Fingerlakes Construction Company
- Written by: Molly Shaw
- Produced by: Caitlin Mugford
- Estimated reading time: 3 mins
Over the course of 45 years, Fingerlakes Construction Company (FLC) has steadily risen to the top of the post-frame building market. The New York-based company is now the No. 1 builder of its kind in the state. FLC manufactures complete building packages and then turns around and erects the final product, as well, from residential garages to commercial office complexes, municipal, equestrian, agricultural, dairy facilities and more.
“Not only do we construct buildings, but we also supply our own materials, including, trusses, columns and we roll form our own steel,” says Tom Farina, sales and marketing manager of FLC. “It gives FLC the opportunity to control the whole process and in turn control the quality of the building. This has helped us to thrive in a down economy and allowed us to employ more than 120 people.”
The perfect fit
Founded by the Brisky family in 1969, FLC is a longstanding name, but big changes took place for the company beginning in April 2013. After four decades of ownership, the Brisky family sold FLC to Iowa-based Energy Panel Structures (EPS), a manufacturer of energy-saving, pre-engineered building systems and structurally insulated panels (SIP), resembling interlocking Lego blocks. SIP panels fit together to form walls and structures while delivering greater energy savings and a ROI within two to four years.
Sometimes change breeds challenges, but this well-suited pairing made sense for both companies. EPS was established in 1981 as a subsidiary of MacArthur Company. The employee-owned company serves the upper U.S. from Montana to New England with a local network of more than 350 independent authorized dealers.
EPS had been performing SIP construction in Iowa and wanted to expand into the Northeast. “They had builders here that wanted their product, but all of the freight charges made it difficult to be competitive,” explains Farina. “Purchasing FLC and building a SIP plant in New York will change that.”
Through the transition, FLC’s corporate headquarters will remain in Clyde, New York, along with a state-of-the-art SIP plant to support the production of EPS products. FLC will also maintain operations out of the company’s Batavia, Homer and Albany locations.
“Both companies have a history of success in the building industry,” adds Bob Brisky, former owner of FLC. “Our company fits perfectly with the existing EPS product lines. EPS is an employee-owned company with more than 30 years of experience in designing and manufacturing pre-engineered buildings. Our employees will become part of the employee ownership plan and the purchase will allow us to expand and grow with additional product lines.”
Building on 45 years
Since joining EPS, FLC has hired an additional 22 employees and the company is building on 45 years of experience. Farina says the company’s trusted team is its biggest asset. “We’ve had people who have worked here for 30 to 35 years,” he says. “In order to make it through challenging times, you have to have some consistency.”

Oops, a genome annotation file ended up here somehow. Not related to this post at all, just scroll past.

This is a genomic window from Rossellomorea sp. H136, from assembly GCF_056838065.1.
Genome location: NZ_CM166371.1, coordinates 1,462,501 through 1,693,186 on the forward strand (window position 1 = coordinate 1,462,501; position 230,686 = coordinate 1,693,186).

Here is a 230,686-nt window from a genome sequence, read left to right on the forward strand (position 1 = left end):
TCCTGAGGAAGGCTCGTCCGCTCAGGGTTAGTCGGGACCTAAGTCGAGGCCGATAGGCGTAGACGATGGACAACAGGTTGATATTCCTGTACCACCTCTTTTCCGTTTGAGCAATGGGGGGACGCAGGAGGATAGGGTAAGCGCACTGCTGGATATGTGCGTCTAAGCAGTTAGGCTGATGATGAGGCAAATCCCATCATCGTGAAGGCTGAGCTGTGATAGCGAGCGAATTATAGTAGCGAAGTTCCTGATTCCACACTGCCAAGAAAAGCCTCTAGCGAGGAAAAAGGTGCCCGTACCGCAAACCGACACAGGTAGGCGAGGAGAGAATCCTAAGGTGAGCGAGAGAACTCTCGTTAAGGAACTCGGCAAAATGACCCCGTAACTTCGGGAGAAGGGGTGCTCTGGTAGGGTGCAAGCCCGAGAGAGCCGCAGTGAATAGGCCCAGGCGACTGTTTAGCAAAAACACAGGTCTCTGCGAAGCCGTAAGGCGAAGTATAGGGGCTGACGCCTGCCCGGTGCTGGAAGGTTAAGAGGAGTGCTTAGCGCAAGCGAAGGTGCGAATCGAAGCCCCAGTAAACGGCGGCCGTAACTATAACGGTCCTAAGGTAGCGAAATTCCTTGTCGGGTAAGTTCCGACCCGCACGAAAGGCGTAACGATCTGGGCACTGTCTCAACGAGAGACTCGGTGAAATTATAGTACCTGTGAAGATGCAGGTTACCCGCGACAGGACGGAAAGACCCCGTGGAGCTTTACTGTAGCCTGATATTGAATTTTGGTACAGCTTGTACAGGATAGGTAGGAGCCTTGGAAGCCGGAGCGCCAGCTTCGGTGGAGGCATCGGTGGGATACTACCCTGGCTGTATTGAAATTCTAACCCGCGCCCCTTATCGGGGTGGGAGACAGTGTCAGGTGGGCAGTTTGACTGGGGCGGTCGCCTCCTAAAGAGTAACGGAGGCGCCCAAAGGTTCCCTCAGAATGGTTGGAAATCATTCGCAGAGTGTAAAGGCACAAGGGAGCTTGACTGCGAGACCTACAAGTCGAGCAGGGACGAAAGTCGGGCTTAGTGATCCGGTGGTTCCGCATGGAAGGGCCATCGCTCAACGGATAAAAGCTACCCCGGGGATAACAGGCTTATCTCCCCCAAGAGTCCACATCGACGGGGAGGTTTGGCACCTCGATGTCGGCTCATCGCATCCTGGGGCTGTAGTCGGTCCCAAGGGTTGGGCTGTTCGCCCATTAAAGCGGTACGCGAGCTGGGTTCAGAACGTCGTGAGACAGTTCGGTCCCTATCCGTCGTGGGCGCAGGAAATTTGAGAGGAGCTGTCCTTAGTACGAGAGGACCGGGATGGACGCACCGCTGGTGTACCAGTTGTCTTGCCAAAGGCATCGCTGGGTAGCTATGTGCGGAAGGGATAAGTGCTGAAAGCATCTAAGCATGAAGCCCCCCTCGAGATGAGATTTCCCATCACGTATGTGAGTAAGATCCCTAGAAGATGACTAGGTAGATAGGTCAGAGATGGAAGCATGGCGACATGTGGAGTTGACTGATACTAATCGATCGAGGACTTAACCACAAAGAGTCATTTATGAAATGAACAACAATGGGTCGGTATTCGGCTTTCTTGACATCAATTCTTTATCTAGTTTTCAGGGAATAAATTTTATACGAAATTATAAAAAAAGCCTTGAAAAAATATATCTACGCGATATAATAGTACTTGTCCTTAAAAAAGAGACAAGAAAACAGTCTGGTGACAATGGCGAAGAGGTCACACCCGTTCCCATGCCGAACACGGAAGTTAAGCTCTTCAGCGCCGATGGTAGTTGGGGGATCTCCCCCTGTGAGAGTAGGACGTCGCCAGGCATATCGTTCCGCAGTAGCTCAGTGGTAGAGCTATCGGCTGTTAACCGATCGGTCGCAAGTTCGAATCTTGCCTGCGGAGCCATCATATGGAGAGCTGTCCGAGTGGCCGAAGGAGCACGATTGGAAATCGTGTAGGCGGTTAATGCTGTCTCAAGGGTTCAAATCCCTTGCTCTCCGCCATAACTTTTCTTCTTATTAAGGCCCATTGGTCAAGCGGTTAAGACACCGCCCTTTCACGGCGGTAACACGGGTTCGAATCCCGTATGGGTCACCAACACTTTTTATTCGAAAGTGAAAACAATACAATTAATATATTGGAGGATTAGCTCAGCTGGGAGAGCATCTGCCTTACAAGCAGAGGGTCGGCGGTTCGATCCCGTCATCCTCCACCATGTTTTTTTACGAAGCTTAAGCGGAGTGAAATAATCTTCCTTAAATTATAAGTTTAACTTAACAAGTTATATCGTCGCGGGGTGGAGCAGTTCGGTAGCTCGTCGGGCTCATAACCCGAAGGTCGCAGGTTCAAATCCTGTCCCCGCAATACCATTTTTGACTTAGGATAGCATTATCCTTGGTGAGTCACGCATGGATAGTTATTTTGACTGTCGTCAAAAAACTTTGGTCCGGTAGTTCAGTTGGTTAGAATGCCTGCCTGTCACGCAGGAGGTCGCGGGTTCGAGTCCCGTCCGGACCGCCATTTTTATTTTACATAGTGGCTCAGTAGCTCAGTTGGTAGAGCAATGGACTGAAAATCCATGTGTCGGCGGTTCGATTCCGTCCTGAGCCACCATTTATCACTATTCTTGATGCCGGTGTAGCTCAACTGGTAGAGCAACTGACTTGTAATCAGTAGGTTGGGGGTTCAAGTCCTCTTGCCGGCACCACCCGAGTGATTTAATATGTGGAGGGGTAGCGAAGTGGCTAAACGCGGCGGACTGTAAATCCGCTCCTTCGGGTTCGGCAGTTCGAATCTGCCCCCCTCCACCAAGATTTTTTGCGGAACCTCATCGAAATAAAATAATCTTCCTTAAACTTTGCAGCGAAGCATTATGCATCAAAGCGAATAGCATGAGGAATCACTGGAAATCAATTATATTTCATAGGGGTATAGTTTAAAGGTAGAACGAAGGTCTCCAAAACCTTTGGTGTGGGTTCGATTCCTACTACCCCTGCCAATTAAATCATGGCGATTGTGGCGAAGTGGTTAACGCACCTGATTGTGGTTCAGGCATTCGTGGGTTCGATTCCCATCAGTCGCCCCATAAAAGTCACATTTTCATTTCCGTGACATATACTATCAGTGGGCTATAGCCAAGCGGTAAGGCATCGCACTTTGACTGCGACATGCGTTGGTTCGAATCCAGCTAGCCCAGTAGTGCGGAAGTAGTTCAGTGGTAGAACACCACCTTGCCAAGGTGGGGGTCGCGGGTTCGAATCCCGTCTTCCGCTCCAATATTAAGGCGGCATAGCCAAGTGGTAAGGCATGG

In all of its years as a trusted supplier-builder, FLC has worked across the board. “We’ve done all types of construction over the years,” says Farina. From wineries to climate-controlled storage buildings to residential homes, barns, garages, fire departments and a slew of commercial buildings, FLC can post-frame deliver nearly any type of building. In fact, the company has won 19 Building of the Year awards from the National Frame Building Association.
“One of the most interesting jobs we’ve done is for Cornell University,” shares Farina. “We supplied and built the main structures for Cornell’s Dairy Teaching Barn, an award-winning facility. The program is completely self-sustained, because the students and staff run a fully operational dairy farm to fund the program.”
In recent years FLC has also actively built for local fruit farms, vineyards, such as Hector Wine Company, Boston Fire Company and a range of commercial applications. “Partnering with EPS will bring us to the next level, though,” compares Farina. “With SIPs you have plywood or OSB on each side and 6 to 10 inches of foam in the middle; they’re much more energy efficient and airtight. It’s truly the future of building.”
While FLC has always had a strong, tenured workforce and diversity to carry it through lean times, the company’s affiliation with EPS will offer even more security and strength. As the company settles in to its new identity supported by Energy Panel Structures, Fingerlakes Construction Company is furthering a top-of-the-line reputation in the post-frame building market.
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